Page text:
Between 1901 and 1904 the battery was tested in two Bakers, a Studebaker and a 1904 Waverley model 29 Physician’s Road Wagon owned by a director of the battery company. Around 1905 he got a newer Studebaker. A 1910 ad claimed he had two Waverleys at his estate. He seems to have gotten into a heated dispute with the Waverley Company over the voracity of his battery claims, as Edison did not wish to deal with Waverley when he re-introduced his battery in 1910.


Thomas A. Edison and William C. Anderson, maker of the Detroit Electric, both had roots in Port Huron Michigan. They were friends, and it was Anderson who re-introduced Edison to Henry Ford.   


All nine models of 1910 Detroit Electrics were available with “Edison hoods” to accommodate an Edison nickel-iron battery set. Although individual Edison cells were similar in size to the standard lead-acid cells of that time, they needed airflow space between cells for heat dissipation, and only produced an average 1.2 Volts (under load) whereas a lead-acid cell put out an average 1.9 Volts. More cells were required, making them bulkier than a lead-acid battery set of similar voltage. The first Edison equipped Detroit Electric shipped to a customer was a model D Coupé, delivered to a Milwaukee coal magnate in late November of 1909.


Colonel E. W. M. Bailey loaned a Bailey Victoria called “Maud” (now at the Frick Museum), for tests and demonstration of the perfected Edison Battery. A Bailey and a Detroit Victoria were run up to Maine and back for a thorough test. Both cars completed the circuit of over a thousand miles with no major problem.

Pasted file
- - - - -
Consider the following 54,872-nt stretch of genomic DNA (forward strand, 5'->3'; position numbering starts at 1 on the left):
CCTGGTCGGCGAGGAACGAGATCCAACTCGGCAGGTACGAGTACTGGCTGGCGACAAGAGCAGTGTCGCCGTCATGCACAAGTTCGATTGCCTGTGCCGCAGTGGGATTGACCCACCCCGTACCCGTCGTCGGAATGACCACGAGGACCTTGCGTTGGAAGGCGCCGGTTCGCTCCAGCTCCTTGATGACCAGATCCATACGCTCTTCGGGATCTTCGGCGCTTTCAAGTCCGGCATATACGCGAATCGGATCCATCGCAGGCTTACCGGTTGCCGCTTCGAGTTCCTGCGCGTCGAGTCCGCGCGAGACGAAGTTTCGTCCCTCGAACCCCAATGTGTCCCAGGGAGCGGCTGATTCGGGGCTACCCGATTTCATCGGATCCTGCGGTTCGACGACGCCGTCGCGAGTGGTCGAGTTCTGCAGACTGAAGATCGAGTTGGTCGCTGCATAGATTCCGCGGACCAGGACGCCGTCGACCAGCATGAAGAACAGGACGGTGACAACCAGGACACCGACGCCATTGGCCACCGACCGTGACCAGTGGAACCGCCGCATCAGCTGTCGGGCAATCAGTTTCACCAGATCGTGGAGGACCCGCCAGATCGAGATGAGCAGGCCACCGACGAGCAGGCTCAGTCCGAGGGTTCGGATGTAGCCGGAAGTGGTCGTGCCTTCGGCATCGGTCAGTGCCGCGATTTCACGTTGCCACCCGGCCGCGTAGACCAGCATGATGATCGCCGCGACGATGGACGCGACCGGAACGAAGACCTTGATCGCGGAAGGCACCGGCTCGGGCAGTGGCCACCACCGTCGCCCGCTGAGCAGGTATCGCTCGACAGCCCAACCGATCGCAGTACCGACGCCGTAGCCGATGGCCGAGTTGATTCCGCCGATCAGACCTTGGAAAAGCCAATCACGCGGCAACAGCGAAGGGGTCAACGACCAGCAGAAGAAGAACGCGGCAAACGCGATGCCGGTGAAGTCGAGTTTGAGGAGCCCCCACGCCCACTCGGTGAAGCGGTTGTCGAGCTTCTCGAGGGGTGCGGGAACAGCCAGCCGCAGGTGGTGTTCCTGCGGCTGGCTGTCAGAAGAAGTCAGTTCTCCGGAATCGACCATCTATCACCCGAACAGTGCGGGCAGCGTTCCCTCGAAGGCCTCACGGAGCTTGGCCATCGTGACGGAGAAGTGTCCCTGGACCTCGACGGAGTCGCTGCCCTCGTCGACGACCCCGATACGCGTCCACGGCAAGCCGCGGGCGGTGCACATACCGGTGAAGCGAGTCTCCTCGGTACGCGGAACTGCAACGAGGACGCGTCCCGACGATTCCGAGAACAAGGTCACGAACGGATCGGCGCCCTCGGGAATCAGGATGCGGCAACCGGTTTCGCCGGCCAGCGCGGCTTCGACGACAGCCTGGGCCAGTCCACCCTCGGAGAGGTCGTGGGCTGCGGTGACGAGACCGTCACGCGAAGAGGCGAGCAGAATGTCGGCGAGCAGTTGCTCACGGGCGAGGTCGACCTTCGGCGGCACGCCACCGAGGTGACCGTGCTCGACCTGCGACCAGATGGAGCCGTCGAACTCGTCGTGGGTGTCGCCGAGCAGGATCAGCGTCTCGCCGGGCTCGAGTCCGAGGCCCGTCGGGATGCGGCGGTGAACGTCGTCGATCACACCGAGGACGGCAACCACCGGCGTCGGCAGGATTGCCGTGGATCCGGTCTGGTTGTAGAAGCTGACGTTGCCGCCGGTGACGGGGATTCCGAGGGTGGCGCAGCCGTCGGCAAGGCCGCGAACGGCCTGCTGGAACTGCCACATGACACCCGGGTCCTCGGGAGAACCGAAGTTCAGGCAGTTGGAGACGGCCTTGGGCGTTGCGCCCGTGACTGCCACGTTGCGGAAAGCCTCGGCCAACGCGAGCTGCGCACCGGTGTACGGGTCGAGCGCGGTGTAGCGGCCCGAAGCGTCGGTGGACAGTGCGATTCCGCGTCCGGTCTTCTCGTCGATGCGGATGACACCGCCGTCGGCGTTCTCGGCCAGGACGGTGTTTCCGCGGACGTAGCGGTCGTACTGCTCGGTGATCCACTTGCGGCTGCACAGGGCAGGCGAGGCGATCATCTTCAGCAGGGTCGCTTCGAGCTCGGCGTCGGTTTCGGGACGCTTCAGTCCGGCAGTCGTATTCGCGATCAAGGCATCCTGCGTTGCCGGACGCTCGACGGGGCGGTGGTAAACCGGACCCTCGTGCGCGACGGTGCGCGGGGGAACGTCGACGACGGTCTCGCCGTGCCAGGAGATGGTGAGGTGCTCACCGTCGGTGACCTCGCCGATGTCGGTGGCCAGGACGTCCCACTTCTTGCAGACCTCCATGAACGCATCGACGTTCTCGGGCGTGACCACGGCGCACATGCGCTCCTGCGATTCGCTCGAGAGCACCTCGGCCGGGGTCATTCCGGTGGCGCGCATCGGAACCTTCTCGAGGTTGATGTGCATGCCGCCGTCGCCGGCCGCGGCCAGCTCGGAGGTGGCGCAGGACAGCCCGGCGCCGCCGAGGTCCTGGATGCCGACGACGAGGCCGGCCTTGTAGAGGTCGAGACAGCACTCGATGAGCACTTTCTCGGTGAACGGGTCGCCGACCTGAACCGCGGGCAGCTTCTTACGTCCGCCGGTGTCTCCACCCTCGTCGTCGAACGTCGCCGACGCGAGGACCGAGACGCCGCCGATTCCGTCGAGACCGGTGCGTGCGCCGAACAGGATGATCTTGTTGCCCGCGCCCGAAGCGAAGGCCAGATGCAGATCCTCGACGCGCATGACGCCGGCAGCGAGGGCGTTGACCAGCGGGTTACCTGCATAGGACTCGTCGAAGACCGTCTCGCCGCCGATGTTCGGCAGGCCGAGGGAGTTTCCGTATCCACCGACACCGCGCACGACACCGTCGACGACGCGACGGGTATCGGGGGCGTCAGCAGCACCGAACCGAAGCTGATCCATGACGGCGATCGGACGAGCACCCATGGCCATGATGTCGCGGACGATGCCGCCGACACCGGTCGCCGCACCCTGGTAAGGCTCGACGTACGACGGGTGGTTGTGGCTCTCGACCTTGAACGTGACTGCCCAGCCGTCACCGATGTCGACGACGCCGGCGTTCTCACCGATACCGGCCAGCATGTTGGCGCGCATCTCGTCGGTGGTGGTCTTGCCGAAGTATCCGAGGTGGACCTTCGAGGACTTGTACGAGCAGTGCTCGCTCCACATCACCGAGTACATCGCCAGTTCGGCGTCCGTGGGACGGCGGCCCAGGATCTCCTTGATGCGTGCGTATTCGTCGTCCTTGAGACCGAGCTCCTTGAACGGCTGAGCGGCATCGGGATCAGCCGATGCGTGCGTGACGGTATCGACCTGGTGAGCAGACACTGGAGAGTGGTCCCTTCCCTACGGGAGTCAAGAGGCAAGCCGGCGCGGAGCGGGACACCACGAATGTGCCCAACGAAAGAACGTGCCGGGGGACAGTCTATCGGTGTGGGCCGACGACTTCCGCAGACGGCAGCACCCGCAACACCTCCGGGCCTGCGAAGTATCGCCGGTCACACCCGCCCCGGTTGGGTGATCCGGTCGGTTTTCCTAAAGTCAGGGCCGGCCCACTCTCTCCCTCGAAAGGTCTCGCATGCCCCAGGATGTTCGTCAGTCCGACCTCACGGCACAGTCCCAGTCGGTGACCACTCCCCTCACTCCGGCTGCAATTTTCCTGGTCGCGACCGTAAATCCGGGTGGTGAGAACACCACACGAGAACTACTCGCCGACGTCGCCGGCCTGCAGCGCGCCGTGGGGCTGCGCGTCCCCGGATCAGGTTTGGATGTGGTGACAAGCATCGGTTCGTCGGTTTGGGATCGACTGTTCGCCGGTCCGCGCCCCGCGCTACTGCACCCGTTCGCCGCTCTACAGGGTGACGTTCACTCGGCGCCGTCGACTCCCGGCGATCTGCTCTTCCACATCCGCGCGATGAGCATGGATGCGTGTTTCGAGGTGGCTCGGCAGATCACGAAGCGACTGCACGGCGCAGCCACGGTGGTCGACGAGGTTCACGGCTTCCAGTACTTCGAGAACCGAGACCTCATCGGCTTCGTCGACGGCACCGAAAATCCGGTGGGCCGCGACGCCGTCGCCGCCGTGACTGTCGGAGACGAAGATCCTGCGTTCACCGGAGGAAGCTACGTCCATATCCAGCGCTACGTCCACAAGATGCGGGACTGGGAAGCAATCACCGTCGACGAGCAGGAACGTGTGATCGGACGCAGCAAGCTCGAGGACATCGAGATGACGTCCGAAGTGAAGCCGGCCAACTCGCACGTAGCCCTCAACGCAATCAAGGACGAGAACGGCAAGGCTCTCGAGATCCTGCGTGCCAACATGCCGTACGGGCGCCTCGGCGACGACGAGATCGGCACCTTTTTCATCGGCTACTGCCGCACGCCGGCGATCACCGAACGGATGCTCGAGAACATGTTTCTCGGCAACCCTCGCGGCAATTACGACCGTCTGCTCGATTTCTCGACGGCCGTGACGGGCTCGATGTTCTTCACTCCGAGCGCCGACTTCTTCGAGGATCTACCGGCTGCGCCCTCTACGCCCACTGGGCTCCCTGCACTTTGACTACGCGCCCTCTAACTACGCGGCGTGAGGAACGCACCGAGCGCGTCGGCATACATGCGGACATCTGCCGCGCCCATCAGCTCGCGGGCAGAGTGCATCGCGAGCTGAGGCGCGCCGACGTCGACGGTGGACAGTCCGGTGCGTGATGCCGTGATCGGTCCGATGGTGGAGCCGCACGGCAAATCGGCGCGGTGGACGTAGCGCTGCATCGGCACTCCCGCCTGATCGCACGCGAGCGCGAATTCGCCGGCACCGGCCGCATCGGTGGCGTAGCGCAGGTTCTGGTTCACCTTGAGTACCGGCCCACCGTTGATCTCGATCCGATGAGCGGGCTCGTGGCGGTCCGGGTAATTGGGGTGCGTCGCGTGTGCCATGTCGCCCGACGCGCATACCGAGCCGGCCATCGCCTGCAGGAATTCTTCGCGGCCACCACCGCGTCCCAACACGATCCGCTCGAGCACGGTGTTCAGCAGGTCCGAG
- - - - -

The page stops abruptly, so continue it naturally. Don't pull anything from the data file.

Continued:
The Edison Battery also required a greater differential between the working voltage and the charging voltage to achieve a full charge, with an equalization voltage of 1.7 Volts for 1.2 out, so the highest working Voltage for an Edison battery charged by 110 Volt AC mains through a mercury vapor rectifier was 72 Volts. For a lead-acid battery it was 80-84 Volts.


Electric cars made before 1912 were usually smaller, and ran at a lower voltage to keep the battery smaller and lighter. The 1911 Detroit Electrics ran at 48 Volts, supplied by a 24-cell lead-acid, or 40-cell Edison Battery, which cost an additional $600.


Although they required a higher charging voltage offset than the lead-acid ones, if the charging system used a motor-generator set (AKA rotary converter), or a transformer from AC mains, charging voltage didn’t matter much. However, high current transformers and rotary converters were expensive. A charging system that lowered voltage by inserting resistance was cheap at first, but wasted energy and cost more over time. This, and the bigger faster cars with longer range demanded by customers, led most makers to settle on a 40-cell lead battery, or a 60-cell Edison Battery at an additional $800.


The Edison Battery for the later cars was not much larger, as the number of cells did not bring it up to an equivalent operating voltage. To keep performance similar, many of the later “Edison type” cars used motors with a lower voltage rating.


It was claimed that the new 225-Ampere Hour A-6 battery would increase in capacity by an additional 30% over time, and weighed 50% less than lead-acid batteries of the same capacity, or 35% less than the standard 168-Ah lead-acid battery.


“The lead-acid battery would retain about 85% of the charging input whereas an Edison Battery only retained 70% of the potential. An Edison battery under rapid charge also out gassed more hydrogen and oxygen, so charging required good ventilation.”

(Hay, Secrets of the Submarine, 1917)


On May 23, 1910, Edison wrote to William C. Anderson:


“My dear Anderson:

Your letter of March 23rd received. Just wait two or three weeks. I have taken hold of the business myself. There will be a hot time in the electric vehicle business in the advertising line in the next two months, just watch.


Go ahead and sell all you can and watch the fun coming. That Waverly (sic) Company will set up and take notice.


Under no circumstances must you fail to have that test run vehicle here by the first of June; as I will be ready for it.


Yours very Truly, Thomas A Edison”